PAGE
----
I don’t remember the first time I played the guitar on stage, but I certainly remember the third. I was a new member of the worship team, and I was only just becoming comfortable playing on stage.

Halfway through the set, my string suddenly broke – a guitarist’s worst nightmare. Freaking out, I tried to continue playing, but the rest of the strings had gone out of tune. For some odd reason, I decided to continue playing, every chord sounding like nails on a chalkboard to my musically trained ears.

In the end, the sound crew cut me from the main monitors.

 After the set, I came offstage and was immediately approached by a senior member of the worship team. He berated me for a number of things:

“Why didn’t you change your strings before the set?”

“Why did you continue to play even though it wasn’t in tune?”

“Why didn’t you come offstage to retune your guitar?”

I packed up my things and hid in the nearby stairwell. I cried for about 30 minutes before I decided that not only was I going to leave the worship team – I would leave the church altogether.

After all, who was I if I wasn’t useful to the church? What would be my place within the church if I couldn’t serve anyone?

What is our place within the church when we’re not useful? Or fruitful? Or productive?

What is my place within the church if I can’t serve anyone?

It’s been eight years since then, and I’ve only just begun to see how much of my Christian identity is still built on my usefulness. (Note: I didn’t leave the worship team or the church in the end.)

I have since relinquished many of my responsibilities as I transition to a different season, but just being a member – not a leader, not a service coordinator, not a worship director – has become a hard thing for me to do.

So much of my church life was consumed by service, by taking on leadership roles, by shouldering more responsibilities. But now that I do not have those things, why do I still come to church?


“And you, who once were alienated and hostile in mind, doing evil deeds, he has now reconciled in his body of flesh by his death, in order to present you holy and blameless and above reproach before him, if indeed you continue in the faith, stable and steadfast, not shifting from the hope of the gospel that you heard, which has been proclaimed in all creation under heaven, and of which I, Paul, became a minister.” (Colossians 1:21-23 ESV)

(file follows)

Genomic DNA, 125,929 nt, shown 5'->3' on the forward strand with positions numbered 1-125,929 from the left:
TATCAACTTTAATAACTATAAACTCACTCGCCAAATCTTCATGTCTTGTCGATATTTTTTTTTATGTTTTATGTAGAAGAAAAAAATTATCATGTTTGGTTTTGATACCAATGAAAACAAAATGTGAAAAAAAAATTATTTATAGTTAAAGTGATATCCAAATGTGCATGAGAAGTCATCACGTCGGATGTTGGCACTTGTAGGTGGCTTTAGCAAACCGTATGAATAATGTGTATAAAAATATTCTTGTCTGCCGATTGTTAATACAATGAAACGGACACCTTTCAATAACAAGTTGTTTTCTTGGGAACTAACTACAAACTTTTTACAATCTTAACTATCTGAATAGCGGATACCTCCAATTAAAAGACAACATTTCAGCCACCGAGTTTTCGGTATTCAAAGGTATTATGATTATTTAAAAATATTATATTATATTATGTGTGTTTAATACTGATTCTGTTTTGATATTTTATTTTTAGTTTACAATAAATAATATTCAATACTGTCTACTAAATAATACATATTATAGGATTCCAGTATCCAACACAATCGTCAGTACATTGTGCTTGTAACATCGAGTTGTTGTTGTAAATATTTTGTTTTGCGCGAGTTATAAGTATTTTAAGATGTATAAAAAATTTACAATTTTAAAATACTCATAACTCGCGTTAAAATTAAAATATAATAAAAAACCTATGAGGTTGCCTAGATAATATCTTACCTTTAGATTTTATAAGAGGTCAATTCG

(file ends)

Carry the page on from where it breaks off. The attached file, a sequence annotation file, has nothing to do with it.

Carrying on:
From here we have the answer: To be a member of the church means to hold to the gospel of Jesus Christ. That’s it.

The Christian life is not based on our service, but it does look like people who serve and encourage one another.

It’s got nothing to do with your usefulness or your ability to contribute to larger organisational needs – it’s all about being who Jesus has made you to be, and about the people that He has made you one with through Himself.

Does that mean we’re not to serve our church? Surely not! In the same letter to the church in Colossae, Paul instructs them to admonish one another in all wisdom, singing psalms and hymns and spiritual songs (Colossians 3:16).

The Christian life is not based on our service, but it does look like people who serve and encourage one another.

In other words, we serve not to earn our place in God’s family, but because we have already been made a part of God’s family. This means that we need to be crystal clear of our identity as members of a local church.

At the centre of the Church is the gospel of Jesus Christ. That’s what should motivate our service towards God and one another.


We know that the root of our belonging is not in our skill or talent, but in the gospel.

It frees us to serve each other unselfishly, without fear of failure or critique. It gives us the strength to love members who are difficult to love, the humility to submit to leaders who are difficult to submit to, and the grace to forgive and love those who refuse to admit they’re wrong.

After all, who are we?

We belong to the body of Christ not by our own efforts, but because God in His grace and mercy gave us His son Jesus, whom none of us deserves. And in Him, I have been given a family unlike any other. 

“Jesus said, “Truly, I say to you, there is no one who has left house or brothers or sisters or mother or father or children or lands, for my sake and for the gospel, who will not receive a hundredfold now in this time, houses and brothers and sisters and mothers and children and lands, with persecutions, and in the age to come eternal life.” (Mark 10:29-30 ESV)

So often I forget that the source of my identity is not myself – it’s Jesus! And because it’s Jesus, I’m united to others who, too, have given themselves to Jesus.

Are you a member of your local church? What is at the centre of your church? What makes you a member of it?

 These are questions we need to answer if we’re to serve each other in genuine, Christlike love.

  1. What is at the centre of your church?
  2. What makes you a member of it?
  3. How have you resolved ministry difficulties?
  4. What is the right heart we should serve with?